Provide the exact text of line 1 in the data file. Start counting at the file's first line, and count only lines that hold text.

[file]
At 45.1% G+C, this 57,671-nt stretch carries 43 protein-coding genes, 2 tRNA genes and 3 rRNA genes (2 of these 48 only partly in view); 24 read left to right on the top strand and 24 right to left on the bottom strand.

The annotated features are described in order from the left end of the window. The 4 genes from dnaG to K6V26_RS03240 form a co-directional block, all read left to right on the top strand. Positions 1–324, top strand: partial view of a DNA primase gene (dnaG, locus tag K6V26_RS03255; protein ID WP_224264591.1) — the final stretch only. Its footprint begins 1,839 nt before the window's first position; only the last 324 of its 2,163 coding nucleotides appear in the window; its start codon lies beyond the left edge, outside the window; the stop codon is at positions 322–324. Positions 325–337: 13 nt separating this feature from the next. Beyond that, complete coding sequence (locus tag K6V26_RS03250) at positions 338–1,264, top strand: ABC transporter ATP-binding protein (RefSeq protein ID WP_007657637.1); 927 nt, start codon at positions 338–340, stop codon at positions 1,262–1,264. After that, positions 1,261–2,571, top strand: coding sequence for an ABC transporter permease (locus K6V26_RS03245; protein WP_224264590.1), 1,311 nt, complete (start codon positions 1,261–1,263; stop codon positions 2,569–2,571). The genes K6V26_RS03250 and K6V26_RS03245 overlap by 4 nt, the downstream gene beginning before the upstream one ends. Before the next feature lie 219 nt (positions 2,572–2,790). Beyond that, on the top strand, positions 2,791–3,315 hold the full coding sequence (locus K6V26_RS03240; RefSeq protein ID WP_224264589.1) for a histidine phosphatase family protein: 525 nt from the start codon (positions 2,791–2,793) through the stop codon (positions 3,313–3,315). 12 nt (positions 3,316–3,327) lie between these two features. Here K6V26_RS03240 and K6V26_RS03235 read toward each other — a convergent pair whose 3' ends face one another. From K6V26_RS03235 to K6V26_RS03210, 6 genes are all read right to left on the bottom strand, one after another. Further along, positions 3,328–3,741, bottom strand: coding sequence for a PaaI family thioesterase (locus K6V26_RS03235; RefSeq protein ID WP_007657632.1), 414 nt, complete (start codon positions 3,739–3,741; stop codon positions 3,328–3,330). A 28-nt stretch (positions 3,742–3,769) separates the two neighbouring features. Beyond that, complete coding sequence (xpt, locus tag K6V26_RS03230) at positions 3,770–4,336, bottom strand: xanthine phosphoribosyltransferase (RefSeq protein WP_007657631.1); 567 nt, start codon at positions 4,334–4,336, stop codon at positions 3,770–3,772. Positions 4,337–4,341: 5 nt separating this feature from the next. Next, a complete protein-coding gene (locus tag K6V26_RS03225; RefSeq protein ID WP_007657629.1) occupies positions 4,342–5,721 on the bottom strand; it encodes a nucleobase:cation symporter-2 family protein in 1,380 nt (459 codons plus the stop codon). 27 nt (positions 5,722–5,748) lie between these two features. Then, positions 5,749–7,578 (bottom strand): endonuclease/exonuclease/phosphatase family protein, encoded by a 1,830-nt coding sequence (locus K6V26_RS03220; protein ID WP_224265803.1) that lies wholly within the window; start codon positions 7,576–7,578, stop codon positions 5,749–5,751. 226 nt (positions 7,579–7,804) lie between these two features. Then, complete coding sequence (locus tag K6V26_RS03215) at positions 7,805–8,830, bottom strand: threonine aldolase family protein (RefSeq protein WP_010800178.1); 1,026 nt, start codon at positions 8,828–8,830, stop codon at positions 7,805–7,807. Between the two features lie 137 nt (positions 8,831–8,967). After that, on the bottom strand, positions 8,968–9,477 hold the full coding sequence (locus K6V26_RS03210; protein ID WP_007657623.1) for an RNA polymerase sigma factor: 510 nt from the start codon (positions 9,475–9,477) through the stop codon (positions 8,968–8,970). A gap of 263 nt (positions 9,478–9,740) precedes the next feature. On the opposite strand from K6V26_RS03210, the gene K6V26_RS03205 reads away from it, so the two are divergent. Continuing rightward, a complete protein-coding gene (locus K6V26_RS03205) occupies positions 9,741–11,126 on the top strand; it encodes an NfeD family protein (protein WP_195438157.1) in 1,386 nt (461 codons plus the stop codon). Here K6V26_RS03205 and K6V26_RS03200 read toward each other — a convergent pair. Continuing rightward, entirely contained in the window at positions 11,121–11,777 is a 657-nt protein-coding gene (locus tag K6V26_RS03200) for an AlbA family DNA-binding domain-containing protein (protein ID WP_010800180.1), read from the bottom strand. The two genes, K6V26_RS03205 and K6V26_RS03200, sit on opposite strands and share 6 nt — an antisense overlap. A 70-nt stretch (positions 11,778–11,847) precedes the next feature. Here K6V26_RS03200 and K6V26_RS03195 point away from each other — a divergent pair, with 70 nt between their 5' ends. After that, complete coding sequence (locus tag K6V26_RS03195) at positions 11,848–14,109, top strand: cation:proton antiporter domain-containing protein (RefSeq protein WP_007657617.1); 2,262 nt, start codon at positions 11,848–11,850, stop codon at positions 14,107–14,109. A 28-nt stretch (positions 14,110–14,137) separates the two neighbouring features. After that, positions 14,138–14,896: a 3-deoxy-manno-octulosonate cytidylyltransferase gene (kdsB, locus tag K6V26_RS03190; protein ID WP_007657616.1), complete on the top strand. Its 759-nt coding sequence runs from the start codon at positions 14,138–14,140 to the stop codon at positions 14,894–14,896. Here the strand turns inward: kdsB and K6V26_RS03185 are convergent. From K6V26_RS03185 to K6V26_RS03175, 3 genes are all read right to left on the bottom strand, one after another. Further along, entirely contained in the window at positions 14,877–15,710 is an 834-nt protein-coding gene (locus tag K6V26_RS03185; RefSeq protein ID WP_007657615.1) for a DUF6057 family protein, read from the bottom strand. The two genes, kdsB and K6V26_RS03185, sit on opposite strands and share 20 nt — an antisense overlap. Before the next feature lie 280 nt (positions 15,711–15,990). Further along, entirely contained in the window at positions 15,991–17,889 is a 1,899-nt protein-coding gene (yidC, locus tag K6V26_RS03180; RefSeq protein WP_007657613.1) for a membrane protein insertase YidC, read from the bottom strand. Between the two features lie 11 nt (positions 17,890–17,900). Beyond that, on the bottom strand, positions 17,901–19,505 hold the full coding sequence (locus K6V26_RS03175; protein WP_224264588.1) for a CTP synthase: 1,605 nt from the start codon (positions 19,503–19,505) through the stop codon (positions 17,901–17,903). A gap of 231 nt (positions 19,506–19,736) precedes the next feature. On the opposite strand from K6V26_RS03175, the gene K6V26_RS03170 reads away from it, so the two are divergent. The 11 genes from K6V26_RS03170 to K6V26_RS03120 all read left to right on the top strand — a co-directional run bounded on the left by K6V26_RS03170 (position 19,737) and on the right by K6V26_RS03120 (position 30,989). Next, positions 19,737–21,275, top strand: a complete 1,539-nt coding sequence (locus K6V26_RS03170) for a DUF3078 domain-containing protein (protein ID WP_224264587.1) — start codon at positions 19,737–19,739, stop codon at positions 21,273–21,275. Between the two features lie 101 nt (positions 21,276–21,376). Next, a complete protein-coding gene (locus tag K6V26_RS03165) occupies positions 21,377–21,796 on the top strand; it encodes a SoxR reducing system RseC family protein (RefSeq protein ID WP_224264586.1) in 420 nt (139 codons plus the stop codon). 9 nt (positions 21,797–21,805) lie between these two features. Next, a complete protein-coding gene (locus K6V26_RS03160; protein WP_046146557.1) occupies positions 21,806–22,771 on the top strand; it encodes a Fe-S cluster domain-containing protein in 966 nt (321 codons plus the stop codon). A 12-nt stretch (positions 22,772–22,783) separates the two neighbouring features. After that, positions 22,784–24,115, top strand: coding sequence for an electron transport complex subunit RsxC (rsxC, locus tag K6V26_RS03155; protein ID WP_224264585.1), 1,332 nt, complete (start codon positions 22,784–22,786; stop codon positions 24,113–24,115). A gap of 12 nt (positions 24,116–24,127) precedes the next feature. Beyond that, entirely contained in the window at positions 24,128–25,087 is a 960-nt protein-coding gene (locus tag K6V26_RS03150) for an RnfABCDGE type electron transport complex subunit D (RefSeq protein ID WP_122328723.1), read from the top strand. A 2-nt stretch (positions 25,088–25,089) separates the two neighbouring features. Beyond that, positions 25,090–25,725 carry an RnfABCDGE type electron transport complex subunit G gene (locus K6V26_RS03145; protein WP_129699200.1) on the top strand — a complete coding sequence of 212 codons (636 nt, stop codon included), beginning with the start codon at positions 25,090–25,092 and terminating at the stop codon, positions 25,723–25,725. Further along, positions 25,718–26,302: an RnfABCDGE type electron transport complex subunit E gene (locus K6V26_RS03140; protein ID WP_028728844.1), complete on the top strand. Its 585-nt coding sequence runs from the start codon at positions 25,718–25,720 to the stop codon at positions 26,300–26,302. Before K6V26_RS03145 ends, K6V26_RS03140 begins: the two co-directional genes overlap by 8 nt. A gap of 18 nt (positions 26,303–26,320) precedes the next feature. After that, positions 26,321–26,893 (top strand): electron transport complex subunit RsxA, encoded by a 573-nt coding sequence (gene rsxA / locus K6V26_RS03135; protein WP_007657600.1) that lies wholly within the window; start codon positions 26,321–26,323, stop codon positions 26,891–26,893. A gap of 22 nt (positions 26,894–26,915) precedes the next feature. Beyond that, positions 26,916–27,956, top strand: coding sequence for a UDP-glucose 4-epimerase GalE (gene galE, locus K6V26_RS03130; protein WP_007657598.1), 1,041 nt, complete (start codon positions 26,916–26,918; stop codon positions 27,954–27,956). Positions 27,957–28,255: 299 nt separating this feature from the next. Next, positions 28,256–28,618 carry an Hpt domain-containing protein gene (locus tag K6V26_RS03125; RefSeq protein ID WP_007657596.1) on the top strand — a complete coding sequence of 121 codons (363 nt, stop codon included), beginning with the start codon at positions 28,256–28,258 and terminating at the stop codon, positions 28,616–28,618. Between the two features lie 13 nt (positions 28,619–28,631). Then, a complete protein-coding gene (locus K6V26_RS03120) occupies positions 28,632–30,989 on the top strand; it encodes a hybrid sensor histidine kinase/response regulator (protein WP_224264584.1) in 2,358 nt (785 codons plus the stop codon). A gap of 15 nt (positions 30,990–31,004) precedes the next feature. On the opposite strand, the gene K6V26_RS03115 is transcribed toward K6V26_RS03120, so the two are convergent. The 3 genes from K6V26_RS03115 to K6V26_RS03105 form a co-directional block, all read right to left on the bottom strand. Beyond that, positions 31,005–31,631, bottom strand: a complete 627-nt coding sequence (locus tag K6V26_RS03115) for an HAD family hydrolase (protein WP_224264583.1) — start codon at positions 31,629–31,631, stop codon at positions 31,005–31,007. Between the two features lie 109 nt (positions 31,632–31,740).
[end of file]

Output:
At 45.1% G+C, this 57,671-nt stretch carries 43 protein-coding genes, 2 tRNA genes and 3 rRNA genes (2 of these 48 only partly in view); 24 read left to right on the top strand and 24 right to left on the bottom strand.